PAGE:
Madonna Dell/Olivo is an award-winning extra virgin olive oil produced by Antonino Mennella on his 2000-tree farm located in the Southern Italian region of Campania. This year will see the launch of a special, 2013 edition Madonna Dell/Olivo with a packaging solution, developed by multidisciplinary design studio NJU, which leverages - through a distinctive 1.5 litre magnum bottle choice, texture and etched illustrative detail - the heritage, high quality and celebratory spirit associated with champagne and the experience and passion of a craftsman.
The exterior of NJU’s design solution - a box with two, well-spaced, uppercase, san-serif weights with unusual cuts across the terminals, varying stroke widths and plenty of unprinted space - has quite an understated but authoritative resolution that conveys an experience and confidence. The typography makes the most of the tall structural choice through a mix of long and slim text boxes across the back - split between two panels but unified by an alignment against a shared corner - and running vertically along the front panels. The perceived premium sensibilities of a silver block foil finish is juxtaposed alongside the restraint of a single black ink across the warm, uncoated grey of the substrate. A contrast that conveys the refined quality of the oil drawn from the earthy origins of the olive.
The external typographic simplicity is met by the internal illustrative and narrative detail of a concertina leaflet/label. This is framed by the weighty and sizable aesthetic, broad shoulders and dark opaque glass of a structural design that borrows some of the aesthetics of the vintage wine sector. A union of high and aged quality amplified by an organic, hand-finished, wax dipped lid that gives it a batch produced exclusivity and a one-off sense of occasion.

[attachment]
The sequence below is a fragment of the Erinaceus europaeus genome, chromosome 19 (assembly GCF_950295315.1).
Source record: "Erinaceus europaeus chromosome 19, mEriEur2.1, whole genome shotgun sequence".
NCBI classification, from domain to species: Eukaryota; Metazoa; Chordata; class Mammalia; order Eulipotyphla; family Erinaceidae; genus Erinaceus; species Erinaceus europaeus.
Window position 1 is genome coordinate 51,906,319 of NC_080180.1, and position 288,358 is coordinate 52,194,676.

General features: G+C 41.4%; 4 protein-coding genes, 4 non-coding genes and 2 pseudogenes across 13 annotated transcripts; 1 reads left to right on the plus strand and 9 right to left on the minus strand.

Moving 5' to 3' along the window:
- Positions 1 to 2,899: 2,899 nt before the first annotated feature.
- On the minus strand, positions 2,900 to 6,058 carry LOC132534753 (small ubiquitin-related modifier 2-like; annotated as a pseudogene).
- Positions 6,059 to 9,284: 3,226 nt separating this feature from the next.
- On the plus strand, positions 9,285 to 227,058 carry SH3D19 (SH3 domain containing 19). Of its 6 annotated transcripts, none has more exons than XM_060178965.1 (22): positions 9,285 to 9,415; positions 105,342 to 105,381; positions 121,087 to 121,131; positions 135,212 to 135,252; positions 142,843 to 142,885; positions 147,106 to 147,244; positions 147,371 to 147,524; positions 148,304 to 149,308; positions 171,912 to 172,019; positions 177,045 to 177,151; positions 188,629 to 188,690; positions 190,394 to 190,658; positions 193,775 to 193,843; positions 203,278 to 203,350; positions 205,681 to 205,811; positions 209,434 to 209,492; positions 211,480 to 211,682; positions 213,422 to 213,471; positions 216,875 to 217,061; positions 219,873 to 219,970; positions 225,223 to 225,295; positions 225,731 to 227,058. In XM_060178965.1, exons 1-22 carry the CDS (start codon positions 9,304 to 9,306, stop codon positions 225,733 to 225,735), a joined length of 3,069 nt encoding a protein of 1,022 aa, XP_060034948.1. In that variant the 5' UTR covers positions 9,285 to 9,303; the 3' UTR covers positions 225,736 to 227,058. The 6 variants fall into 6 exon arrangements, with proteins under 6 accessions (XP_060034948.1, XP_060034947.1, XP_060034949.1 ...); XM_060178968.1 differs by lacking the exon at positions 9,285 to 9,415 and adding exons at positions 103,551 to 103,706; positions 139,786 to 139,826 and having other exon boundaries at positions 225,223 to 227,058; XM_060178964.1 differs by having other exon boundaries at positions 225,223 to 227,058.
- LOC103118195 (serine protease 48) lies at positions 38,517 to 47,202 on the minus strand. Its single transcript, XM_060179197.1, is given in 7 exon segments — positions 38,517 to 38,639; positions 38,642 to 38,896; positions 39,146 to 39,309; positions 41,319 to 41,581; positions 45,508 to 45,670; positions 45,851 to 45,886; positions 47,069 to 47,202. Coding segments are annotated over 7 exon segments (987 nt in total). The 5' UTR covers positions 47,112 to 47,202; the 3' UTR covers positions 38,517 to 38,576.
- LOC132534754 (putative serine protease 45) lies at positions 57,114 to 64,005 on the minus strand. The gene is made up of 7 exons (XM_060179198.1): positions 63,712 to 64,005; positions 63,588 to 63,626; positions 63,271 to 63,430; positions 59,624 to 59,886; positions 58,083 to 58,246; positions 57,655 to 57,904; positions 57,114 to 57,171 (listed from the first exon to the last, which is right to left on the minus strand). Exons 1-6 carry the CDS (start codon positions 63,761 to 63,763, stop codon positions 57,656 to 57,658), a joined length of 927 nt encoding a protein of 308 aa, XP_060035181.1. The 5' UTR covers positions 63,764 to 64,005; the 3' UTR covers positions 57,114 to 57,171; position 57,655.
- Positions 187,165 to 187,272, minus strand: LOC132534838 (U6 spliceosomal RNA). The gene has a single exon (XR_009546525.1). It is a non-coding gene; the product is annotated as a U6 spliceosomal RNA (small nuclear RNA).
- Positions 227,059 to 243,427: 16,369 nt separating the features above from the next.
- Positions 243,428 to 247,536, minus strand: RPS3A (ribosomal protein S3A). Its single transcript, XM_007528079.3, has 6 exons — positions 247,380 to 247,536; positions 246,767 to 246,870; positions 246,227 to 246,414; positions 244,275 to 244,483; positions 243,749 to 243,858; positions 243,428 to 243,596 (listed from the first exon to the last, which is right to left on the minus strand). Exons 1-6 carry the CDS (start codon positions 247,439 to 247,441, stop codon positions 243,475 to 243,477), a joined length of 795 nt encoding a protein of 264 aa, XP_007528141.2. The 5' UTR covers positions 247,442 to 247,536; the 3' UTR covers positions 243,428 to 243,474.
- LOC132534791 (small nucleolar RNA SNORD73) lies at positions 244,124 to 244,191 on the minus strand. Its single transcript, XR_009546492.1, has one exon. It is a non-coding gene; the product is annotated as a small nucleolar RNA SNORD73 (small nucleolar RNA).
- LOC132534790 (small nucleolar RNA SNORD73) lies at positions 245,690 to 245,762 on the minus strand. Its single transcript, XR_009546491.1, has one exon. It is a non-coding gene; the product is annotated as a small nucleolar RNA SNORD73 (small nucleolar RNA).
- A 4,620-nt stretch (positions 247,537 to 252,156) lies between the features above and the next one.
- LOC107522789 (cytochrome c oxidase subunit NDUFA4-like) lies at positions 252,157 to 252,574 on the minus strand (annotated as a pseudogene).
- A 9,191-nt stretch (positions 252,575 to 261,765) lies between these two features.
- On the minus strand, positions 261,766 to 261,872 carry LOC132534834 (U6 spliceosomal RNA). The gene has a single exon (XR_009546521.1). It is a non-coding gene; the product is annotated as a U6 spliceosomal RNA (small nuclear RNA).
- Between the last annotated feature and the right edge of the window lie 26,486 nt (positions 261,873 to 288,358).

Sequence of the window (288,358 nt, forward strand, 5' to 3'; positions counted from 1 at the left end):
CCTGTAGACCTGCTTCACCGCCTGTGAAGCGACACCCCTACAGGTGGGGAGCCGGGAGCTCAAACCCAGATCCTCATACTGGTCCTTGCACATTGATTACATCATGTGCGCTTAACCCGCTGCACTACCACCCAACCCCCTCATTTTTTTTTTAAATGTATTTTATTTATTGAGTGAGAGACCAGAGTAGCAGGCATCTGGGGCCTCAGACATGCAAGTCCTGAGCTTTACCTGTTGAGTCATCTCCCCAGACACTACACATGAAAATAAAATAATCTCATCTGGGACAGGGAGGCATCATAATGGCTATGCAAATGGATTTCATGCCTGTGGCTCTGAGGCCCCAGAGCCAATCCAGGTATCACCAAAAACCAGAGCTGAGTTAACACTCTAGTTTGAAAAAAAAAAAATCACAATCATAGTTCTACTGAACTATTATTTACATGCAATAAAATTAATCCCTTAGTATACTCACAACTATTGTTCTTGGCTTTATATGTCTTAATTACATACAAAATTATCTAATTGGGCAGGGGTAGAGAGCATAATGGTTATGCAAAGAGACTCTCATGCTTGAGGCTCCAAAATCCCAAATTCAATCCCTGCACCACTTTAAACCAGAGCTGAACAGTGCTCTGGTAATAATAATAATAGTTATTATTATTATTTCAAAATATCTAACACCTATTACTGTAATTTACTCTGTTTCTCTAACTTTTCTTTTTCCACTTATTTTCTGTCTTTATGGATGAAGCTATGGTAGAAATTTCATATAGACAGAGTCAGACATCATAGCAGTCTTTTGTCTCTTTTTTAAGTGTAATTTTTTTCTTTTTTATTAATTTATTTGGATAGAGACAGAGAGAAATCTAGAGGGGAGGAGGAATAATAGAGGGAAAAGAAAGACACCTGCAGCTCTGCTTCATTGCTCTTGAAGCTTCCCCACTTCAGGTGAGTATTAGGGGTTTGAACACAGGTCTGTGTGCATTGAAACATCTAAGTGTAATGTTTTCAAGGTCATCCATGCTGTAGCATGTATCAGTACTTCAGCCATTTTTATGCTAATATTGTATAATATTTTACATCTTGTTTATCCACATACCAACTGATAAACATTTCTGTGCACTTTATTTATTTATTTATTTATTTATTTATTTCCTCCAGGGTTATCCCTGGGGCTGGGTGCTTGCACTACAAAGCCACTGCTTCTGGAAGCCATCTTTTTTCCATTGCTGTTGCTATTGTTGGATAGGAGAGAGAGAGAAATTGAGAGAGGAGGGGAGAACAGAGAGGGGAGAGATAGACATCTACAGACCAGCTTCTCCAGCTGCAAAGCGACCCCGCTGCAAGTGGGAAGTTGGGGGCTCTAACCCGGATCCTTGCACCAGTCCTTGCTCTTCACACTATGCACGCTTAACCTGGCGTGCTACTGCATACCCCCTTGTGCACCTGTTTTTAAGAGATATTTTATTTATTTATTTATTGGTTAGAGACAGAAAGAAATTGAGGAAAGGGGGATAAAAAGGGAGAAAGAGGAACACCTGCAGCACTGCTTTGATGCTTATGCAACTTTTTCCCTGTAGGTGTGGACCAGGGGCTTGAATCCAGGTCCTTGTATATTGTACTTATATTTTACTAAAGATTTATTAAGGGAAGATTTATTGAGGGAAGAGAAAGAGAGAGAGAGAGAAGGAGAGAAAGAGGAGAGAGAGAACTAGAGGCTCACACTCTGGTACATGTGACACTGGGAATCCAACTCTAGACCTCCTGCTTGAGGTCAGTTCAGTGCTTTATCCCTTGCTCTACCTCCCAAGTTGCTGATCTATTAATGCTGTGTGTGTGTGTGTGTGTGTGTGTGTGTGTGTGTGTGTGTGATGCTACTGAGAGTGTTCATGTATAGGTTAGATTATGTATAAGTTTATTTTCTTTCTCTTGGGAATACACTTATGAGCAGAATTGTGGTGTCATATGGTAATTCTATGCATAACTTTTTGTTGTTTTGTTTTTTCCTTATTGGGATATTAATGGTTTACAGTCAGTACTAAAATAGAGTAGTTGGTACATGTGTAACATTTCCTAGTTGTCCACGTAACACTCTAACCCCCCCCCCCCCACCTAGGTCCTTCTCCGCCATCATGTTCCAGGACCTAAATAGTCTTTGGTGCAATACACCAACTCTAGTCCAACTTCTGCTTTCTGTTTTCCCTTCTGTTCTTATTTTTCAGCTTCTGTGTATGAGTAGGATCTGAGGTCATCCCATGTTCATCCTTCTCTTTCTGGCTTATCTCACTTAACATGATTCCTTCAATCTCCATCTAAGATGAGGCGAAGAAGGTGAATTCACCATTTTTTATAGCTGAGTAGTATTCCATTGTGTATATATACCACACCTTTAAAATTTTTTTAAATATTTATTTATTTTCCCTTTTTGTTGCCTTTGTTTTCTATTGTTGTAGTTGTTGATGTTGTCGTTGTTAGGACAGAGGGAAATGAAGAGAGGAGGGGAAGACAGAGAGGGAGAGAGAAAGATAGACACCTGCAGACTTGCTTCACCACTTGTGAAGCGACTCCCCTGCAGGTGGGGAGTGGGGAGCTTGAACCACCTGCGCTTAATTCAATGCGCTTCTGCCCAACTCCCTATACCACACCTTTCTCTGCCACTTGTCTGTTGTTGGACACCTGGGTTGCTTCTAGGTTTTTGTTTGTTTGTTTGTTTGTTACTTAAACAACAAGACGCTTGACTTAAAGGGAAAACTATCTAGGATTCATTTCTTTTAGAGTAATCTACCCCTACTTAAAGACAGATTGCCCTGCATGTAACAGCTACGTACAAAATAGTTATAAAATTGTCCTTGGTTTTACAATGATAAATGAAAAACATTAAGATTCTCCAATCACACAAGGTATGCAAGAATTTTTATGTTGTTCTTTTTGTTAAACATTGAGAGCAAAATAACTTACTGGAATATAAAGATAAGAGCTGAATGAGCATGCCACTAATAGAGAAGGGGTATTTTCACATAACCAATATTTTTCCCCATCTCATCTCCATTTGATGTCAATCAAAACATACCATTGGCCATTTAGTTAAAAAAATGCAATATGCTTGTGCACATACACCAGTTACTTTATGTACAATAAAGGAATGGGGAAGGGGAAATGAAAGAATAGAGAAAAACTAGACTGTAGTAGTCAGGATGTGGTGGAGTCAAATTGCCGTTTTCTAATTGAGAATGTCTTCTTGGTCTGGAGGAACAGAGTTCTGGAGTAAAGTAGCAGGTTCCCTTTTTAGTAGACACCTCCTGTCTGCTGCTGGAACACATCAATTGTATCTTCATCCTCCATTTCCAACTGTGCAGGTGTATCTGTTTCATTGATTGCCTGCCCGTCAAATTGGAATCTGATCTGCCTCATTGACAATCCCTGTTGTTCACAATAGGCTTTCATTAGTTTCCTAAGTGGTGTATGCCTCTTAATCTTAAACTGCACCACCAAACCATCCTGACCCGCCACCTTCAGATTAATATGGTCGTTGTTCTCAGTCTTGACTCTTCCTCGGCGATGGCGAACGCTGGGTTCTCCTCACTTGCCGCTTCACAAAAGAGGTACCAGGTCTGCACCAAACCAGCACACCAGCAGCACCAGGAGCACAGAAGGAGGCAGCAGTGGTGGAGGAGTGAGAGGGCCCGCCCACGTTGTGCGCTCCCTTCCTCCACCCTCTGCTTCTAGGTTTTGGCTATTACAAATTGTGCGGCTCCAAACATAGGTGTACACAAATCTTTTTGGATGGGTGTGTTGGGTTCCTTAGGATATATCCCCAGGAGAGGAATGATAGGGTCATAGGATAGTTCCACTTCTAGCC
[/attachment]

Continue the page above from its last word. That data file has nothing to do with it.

The etched illustration of the label is really nicely rendered (or well appropriated), with a good mix of organic texture, detail and depth through shadow. Its stone/wood cut strokes and monochromatic print treatment resolves a the themes of heritage, experience and value through the unhurried, traditional production practices of a craftsman and, through the imagery, perhaps draws an analogy between enduring religious history and the the ancient practice of olive oil production. A contrast between the white, uncoated substrate of the label and the dark, dull gloss of the glass - as well as the obvious disparity in size - drastically enhances the impact of the face while the band across the eyes appears quirky and unusual. The typesetting inside the label is competent but conventional, delivering the necessary narrative elements that reinforce the more interesting and communicative elements of the design.
There is an almost reductionist approach to the packaging solution in the way that it favours imagery and structural choice as visual metaphors rather than focusing on direct and conventional cues. Making great use of established perceptions cross pollinated from other industries to achieve a communicative simplicity and a visual quietness that feels sophisticated but not abstract. A solution that compliments a proposition likely to appeal to customers with an already established brand relationship looking for something distinctive for a special occasion.
Richard is a British freelance design consultant and writer who specialises in logos, branding and packaging. He has written for Brand New and Design Week, featured in Computer Arts magazine, Logology, Los Logos, Logolounge, The Big Book of Packaging and runs the blogs BP&O and Design Survival.